Y’all I think I made a complete fool of myself at the very first Rome Rotary meeting of the new year.

Here’s how it happened.

A couple months ago, I was asked by the club to be the guest speaker at an upcoming meeting. You should know that there are two Rotary clubs in Rome. There’s Seven Hills Rotary, which meets on Tuesdays, and I’d say that its membership is (generally speaking) made up of young professionals and Rome’s movers and shakers.

Then there’s Rome Rotary, which meets on Thursdays. It’s made up of many of our community’s leaders and business owners — commissioners, law enforcement, pillars of the community. I think it’s safe to say that (generally speaking) it’s got an older membership. Certainly more traditional in its values and traditions.

Let me say that I’m not a member of either of these clubs. A membership in either Rotary was one of the qualifications for what I call being Rome Fancy.

Well the Thursday Rome Rotary is the one that invited me to be their guest speaker. It was decided that Jan. 2 would be the day I’d speak. It was the first meeting of the new year and they told me that TRADITIONALLY at the first meeting of the year, the guest speaker makes predictions about the coming year.

I should have known how this would go down. That demographic isn’t what I would typically say would be fans of my work. Here’s why. I would consider them more refined and conservative. I, however, am crude and crass and I say ridiculous things to entertain people.

So it’s the day before I have to speak and even though I’ve had AMPLE time to prepare an appropriate presentation, I have procrastinated and I have absolutely nothing prepared. Then I have the brilliant idea that I’ll wow the club members with edgy but hilarious stories that I wouldn’t be able to publish in my regular newspaper column.

Bad idea.

I should say here that the club members were nothing but nice and welcoming to me. They sat me up in the front of the room and fed me a delicious lunch and several members came up to me before we started and had very kind words for me. So that was wonderful.

I had written my own introduction for my editor (and Rome Rotary member) John Bailey to read aloud. I thought it would be hilarious if I was so self-praising that they’d knew it was all just a joke. So I included things like “Severo is a treasure to the community,” “Severo is beloved by many,” “Severo is the Mother Teresa of Rome, Georgia.”

As John read all that, I’d say that about half of the room laughed. I should have known right then to change my presentation. But still my stubborn self thought “be edgy and funny and crude because they’ll LOVE how refreshing that is.”


They did not LOVE it.

I started off by offering one prediction for the coming year — that all negative things in Rome in 2020 would be blamed on the tennis courts. And I listed several ridiculous things that HAD been blamed on the tennis courts in 2019.

Then I dove right into what I imagined would be a stand-up comedy type routine that would have all the Rotary members ROLLING on the floor with uncontrollable laughter.

I told a story about my experience with borderline racism, I talked about my drunk but lovable friend Brandy and then I regaled them with a tale of a time when Rome businessman Jay Shell played a joke on me.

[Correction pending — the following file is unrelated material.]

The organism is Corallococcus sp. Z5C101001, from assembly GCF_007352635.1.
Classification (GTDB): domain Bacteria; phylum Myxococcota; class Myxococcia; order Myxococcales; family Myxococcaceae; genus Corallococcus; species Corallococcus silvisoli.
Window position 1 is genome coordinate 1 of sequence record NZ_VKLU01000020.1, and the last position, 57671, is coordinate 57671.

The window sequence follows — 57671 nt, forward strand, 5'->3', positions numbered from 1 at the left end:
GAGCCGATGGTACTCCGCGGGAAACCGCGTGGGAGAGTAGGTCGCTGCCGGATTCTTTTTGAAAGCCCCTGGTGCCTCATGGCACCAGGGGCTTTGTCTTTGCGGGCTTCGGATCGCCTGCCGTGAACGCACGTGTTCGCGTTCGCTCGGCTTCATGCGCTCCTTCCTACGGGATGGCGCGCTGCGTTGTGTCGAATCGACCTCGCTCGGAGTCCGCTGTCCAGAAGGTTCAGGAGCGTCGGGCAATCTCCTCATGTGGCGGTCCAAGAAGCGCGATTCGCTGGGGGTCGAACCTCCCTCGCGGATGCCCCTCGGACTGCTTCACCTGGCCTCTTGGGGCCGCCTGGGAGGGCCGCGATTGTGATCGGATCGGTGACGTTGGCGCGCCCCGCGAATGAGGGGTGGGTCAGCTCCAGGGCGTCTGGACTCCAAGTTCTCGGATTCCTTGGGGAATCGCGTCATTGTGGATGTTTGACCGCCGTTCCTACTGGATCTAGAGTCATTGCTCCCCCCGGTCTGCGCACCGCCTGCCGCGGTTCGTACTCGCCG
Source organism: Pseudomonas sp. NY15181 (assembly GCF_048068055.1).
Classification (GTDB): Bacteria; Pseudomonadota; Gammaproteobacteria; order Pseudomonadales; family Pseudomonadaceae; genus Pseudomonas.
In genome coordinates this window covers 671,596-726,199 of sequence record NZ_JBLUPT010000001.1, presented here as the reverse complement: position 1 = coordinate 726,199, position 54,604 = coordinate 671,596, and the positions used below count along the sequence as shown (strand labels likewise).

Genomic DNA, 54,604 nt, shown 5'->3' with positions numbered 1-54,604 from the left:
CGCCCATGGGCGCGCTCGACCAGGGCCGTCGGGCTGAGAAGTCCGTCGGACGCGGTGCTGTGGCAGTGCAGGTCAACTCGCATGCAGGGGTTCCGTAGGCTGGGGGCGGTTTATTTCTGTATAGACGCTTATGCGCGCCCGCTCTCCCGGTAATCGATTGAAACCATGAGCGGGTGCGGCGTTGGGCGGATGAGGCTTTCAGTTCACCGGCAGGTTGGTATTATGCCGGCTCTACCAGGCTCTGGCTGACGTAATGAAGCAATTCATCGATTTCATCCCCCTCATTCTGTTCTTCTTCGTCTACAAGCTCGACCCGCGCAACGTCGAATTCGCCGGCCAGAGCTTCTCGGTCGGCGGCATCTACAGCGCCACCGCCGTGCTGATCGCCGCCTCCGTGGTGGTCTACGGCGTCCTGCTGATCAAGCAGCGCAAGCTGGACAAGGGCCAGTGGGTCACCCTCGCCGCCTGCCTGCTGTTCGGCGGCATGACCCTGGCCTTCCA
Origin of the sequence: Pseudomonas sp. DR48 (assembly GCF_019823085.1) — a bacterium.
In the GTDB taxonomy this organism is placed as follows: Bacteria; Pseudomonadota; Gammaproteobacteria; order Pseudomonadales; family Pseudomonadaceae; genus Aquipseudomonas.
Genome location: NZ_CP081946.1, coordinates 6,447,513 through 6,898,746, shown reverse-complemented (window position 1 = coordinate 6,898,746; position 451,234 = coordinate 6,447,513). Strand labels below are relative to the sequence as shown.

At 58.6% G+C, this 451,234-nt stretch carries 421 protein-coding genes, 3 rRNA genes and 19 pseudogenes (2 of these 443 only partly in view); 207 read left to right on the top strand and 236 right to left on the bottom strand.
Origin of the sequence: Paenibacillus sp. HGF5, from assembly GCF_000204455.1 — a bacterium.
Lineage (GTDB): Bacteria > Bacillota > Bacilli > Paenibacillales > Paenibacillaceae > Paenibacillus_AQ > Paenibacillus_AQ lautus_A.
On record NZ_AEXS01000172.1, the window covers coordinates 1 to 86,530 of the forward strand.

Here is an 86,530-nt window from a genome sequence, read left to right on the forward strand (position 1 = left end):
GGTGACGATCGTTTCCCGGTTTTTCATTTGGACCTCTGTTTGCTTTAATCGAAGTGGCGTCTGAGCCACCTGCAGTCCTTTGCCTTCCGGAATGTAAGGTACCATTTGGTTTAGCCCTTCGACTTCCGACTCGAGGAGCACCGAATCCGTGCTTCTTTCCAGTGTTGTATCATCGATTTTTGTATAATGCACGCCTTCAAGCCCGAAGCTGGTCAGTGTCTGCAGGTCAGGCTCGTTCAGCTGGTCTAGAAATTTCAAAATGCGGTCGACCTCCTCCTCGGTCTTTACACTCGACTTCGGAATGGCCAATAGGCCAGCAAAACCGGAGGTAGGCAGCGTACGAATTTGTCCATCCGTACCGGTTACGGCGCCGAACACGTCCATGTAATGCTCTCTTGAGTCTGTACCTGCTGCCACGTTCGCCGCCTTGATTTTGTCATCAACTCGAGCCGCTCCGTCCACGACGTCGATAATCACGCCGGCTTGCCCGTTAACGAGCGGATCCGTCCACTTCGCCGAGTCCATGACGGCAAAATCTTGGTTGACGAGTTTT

As I told the stories, I looked out into the room. The right side of the room seemed to be enjoying it. They were laughing and were right along with me as I told my stories. They got it. They were into it. They were along for the ride.

The left side of the room, however, was not as enthusiastic. I glanced over to that side every now and again and saw only blank stares. They weren’t being rude, it was like they just didn’t find what I was saying the least bit funny. I felt like a comedian who was totally bombing in my first stand-up routine.

I tried to focus on the people who were laughing, but I kept looking over at the side of the room where no one was reacting. I swear you could hear crickets over there. And I may have seen a tumbleweed roll by.

I wrapped up my presentation by saying that my columns aren’t ground-breaking journalism. And they’re not meant to be. By and large, they’re meant to be ridiculous and hopefully funny enough to give people a tiny little break from a lot of the heavier news that bombards us. And they’re meant to reflect our community — our neighbors, our friends, our coworkers, our families.

When the meeting was over, the club presented me with a card that said they were making a donation in my name to BackPack Buddies, which provides vulnerable children with enough food to sustain them through a weekend. A few members came up to me and thanked me for being there and said they enjoyed my stories. And I even got texts from members saying they enjoyed a less traditional presentation.

Let me say that the ENTIRE time I was there, the members made me feel welcomed and appreciated. They were very nice to me. But I couldn’t help but feel like I had failed to read my audience and tailor my material accordingly.

However, I’m putting a positive spin on it and telling myself that I broke down barriers and shattered glass ceilings.

So if there are any other clubs in Rome who would like to have me as a guest to tell crude, classless and inappropriate stories, all I require is a free lunch and that members pretend to laugh at everything I say.

Severo Avila is Features Editor for the Rome News-Tribune.

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